Otherwise, the advantage of the latter means is that it is more like what a professional front-end developer would be doing. 

What is HTML5?

HTML5 is the fifth version of HTML (Hyper Text Markup Language).  It is a means for presenting content on the World Wide Web.  HTML5 introduced many new capabilities and empowered front-end developers to do much more without third party tools like Adobe Flash.  However, HTML5, for all its promise, is not a standalone language.  Without CSS (Cascading Style Sheets) it surely won’t look good and without JavaScript it isn’t particularly robust.

In the field of front-end web development, HTML5, regardless of the official definitions you may find, is casually understood to be a combination of HTML, CSS and often times JavaScript.  Technically, this is not really true, but when you talk to clients and people in the business, when they say “HTML5” they mean some combination of HTML5, CSS and JavaScript.

Let’s break that down into three parts.  The first part being HTML:

HTML is a markup language that allows it’s user to display content in a browser using predefined tags or elements.

For example:

<p>Hello World!</p>

live example

The <p> tag or paragraph tag is a means of telling the web browser that its contents should be displayed as a paragraph.  Without it, “Hello World” would just be a line of text.  You could hit the return key as much as you want, but there would never be a line break.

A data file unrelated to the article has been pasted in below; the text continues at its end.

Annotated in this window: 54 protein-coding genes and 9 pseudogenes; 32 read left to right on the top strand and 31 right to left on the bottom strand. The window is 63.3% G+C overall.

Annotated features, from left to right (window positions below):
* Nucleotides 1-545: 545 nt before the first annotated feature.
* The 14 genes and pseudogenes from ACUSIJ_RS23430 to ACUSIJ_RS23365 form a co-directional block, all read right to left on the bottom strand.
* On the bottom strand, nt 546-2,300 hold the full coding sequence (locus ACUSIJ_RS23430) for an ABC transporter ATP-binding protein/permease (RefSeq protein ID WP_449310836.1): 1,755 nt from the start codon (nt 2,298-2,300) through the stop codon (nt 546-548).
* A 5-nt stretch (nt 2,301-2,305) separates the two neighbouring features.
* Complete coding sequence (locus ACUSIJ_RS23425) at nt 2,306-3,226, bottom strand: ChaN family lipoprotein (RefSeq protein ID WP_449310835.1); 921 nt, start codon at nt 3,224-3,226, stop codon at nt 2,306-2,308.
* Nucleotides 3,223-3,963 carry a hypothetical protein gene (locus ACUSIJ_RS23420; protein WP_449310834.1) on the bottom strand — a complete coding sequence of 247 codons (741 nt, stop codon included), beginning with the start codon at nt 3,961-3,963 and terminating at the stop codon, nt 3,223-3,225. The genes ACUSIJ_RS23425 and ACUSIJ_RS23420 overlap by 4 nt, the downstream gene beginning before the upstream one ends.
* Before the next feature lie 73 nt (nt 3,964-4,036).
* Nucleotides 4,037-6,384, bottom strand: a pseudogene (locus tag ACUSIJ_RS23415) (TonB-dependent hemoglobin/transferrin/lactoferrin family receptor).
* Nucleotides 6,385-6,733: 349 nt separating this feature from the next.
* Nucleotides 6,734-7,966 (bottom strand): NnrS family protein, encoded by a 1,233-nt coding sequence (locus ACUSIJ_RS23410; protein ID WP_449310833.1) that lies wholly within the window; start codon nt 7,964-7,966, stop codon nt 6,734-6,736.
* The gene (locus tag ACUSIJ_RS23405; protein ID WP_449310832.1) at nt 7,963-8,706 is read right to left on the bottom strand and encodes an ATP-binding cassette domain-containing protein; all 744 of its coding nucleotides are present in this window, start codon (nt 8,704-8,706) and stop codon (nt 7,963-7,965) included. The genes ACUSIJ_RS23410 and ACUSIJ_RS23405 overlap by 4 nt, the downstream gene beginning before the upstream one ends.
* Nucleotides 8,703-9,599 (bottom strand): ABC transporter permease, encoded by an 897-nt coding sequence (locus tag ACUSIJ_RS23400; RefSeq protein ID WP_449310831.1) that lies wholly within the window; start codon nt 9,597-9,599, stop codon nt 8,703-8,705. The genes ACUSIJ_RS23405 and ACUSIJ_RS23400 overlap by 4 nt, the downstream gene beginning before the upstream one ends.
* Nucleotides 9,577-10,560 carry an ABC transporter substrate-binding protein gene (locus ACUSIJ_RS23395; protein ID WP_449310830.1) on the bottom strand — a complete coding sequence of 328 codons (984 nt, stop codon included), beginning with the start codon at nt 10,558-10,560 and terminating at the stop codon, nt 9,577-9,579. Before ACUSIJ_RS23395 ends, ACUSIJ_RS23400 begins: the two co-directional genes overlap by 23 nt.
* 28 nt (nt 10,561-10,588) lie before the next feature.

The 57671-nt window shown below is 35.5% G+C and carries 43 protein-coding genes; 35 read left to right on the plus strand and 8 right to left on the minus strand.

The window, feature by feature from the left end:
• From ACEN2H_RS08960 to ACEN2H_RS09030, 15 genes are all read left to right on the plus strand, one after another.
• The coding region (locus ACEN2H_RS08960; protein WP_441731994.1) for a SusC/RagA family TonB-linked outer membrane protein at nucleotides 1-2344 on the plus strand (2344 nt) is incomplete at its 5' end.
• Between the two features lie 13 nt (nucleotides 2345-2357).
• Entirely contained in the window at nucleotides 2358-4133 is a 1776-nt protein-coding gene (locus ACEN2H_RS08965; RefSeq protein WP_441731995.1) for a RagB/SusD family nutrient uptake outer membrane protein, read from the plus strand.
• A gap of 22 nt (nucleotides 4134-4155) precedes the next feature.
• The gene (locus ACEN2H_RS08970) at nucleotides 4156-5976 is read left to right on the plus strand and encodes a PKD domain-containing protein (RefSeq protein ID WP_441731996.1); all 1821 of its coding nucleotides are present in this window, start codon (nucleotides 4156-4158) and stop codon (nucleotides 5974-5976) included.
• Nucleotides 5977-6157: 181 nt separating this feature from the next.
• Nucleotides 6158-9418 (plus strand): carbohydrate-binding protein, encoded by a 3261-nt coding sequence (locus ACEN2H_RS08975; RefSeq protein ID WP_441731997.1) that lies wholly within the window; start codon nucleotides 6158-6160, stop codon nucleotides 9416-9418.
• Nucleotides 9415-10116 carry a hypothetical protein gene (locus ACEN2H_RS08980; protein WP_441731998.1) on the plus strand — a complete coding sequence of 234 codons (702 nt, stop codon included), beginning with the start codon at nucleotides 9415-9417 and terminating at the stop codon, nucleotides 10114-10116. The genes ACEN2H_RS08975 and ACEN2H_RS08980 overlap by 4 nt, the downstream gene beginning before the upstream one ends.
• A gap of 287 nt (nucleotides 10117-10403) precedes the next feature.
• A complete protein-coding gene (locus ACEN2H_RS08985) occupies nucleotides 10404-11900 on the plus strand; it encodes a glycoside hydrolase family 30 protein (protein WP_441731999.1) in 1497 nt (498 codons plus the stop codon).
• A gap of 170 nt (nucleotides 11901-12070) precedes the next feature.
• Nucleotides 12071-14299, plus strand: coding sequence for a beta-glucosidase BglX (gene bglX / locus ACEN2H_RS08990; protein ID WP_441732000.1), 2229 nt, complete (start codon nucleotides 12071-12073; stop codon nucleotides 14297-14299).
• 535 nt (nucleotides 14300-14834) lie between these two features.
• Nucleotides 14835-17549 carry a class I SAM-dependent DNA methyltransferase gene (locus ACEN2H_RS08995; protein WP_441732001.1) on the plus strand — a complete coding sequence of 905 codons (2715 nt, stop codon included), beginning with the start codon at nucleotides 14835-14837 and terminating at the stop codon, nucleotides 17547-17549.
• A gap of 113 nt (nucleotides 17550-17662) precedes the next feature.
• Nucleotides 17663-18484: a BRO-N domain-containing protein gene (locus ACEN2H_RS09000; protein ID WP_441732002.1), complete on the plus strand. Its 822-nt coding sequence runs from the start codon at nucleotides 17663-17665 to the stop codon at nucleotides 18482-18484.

live example

CSS let’s front-end developers control how the HTML looks in a refined way.  CSS is a way of specifying the fonts, colors, sizes, positions and much more, of the HTML.

Let’s continue with our example:

<p style="color:red">Hello World!</p>

live example

You can probably guess what color our example paragraph would be now.  This is CSS or more specifically, inline CSS.  There are many ways to write CSS, inline being one, but you can also write CSS in a completely different document and include it separately.

JavaScript is a scripting language that is capable of many things.  It can be the tool that animates HTML.  It can be the tool that allows for interaction with HTML.  It can even be the tool that gets data from a database and in turn brings it to the ‘front’ so a user can see it.  It can be used to make full-blown apps.  For our purposes it’s going to be the tool that animates and adds interactivity. 

Here’s a simple example of interactivity using JavaScript:

<p onclick="alert(‘Hello’);">Hello World!</p>

live example

Can you guess what the new code does?  You might be able to tell that the additional code involves what is known as a ‘click’ event in JavaScript.  By adding the JavaScript onclick="alert(‘Hello’) to the <p> tag, we’ve told the browser the following:

When the user clicks “Hello World” an alert box will be displayed that says “Hello”.

Please do try it out by clicking the live example link above.

For the purposes of this book, we’re going to use JavaScript to animate elements within a banner.  It should be said, that CSS3 allows for animation as well and is something that should be understood by the aspiring front-end developer.  However, it is my intention to inspire and because JavaScript allows for so many possibilities in addition to animation, I feel it is important to introduce it.  HTML5 banners are an excellent vehicle for doing so.

Next: Chapter 2